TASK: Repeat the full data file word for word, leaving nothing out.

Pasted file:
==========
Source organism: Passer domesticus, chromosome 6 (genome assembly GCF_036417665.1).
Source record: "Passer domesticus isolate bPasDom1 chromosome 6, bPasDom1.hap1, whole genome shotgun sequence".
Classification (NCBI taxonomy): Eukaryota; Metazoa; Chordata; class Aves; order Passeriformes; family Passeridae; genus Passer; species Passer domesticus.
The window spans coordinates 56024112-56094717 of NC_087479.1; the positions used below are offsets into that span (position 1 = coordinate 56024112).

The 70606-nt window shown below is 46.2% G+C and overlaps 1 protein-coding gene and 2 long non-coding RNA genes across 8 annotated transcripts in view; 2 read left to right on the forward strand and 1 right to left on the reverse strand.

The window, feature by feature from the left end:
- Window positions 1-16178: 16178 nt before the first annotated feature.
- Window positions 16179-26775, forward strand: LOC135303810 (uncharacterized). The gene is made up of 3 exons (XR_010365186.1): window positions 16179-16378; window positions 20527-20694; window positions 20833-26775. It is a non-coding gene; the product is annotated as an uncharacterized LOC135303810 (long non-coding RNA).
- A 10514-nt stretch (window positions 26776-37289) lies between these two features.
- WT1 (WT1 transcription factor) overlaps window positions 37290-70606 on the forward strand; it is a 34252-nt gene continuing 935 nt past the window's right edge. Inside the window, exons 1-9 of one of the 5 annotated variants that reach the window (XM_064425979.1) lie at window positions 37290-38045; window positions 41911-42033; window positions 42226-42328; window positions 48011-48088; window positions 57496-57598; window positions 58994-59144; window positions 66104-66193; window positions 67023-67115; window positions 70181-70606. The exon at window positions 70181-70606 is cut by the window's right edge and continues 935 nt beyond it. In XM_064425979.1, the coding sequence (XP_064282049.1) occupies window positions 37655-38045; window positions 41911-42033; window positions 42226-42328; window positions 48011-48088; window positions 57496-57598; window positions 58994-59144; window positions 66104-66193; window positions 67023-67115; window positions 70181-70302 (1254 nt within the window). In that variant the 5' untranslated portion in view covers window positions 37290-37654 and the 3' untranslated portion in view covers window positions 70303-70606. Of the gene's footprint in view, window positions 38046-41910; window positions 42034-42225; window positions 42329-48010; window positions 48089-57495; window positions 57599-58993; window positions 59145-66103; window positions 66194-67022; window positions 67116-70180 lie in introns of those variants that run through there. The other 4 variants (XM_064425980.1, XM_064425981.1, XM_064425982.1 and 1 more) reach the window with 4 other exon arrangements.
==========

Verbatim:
Source organism: Passer domesticus, chromosome 6 (genome assembly GCF_036417665.1).
Source record: "Passer domesticus isolate bPasDom1 chromosome 6, bPasDom1.hap1, whole genome shotgun sequence".
Classification (NCBI taxonomy): Eukaryota; Metazoa; Chordata; class Aves; order Passeriformes; family Passeridae; genus Passer; species Passer domesticus.
The window spans coordinates 56024112-56094717 of NC_087479.1; the positions used below are offsets into that span (position 1 = coordinate 56024112).

The 70606-nt window shown below is 46.2% G+C and overlaps 1 protein-coding gene and 2 long non-coding RNA genes across 8 annotated transcripts in view; 2 read left to right on the forward strand and 1 right to left on the reverse strand.

The window, feature by feature from the left end:
- Window positions 1-16178: 16178 nt before the first annotated feature.
- Window positions 16179-26775, forward strand: LOC135303810 (uncharacterized). The gene is made up of 3 exons (XR_010365186.1): window positions 16179-16378; window positions 20527-20694; window positions 20833-26775. It is a non-coding gene; the product is annotated as an uncharacterized LOC135303810 (long non-coding RNA).
- A 10514-nt stretch (window positions 26776-37289) lies between these two features.
- WT1 (WT1 transcription factor) overlaps window positions 37290-70606 on the forward strand; it is a 34252-nt gene continuing 935 nt past the window's right edge. Inside the window, exons 1-9 of one of the 5 annotated variants that reach the window (XM_064425979.1) lie at window positions 37290-38045; window positions 41911-42033; window positions 42226-42328; window positions 48011-48088; window positions 57496-57598; window positions 58994-59144; window positions 66104-66193; window positions 67023-67115; window positions 70181-70606. The exon at window positions 70181-70606 is cut by the window's right edge and continues 935 nt beyond it. In XM_064425979.1, the coding sequence (XP_064282049.1) occupies window positions 37655-38045; window positions 41911-42033; window positions 42226-42328; window positions 48011-48088; window positions 57496-57598; window positions 58994-59144; window positions 66104-66193; window positions 67023-67115; window positions 70181-70302 (1254 nt within the window). In that variant the 5' untranslated portion in view covers window positions 37290-37654 and the 3' untranslated portion in view covers window positions 70303-70606. Of the gene's footprint in view, window positions 38046-41910; window positions 42034-42225; window positions 42329-48010; window positions 48089-57495; window positions 57599-58993; window positions 59145-66103; window positions 66194-67022; window positions 67116-70180 lie in introns of those variants that run through there. The other 4 variants (XM_064425980.1, XM_064425981.1, XM_064425982.1 and 1 more) reach the window with 4 other exon arrangements.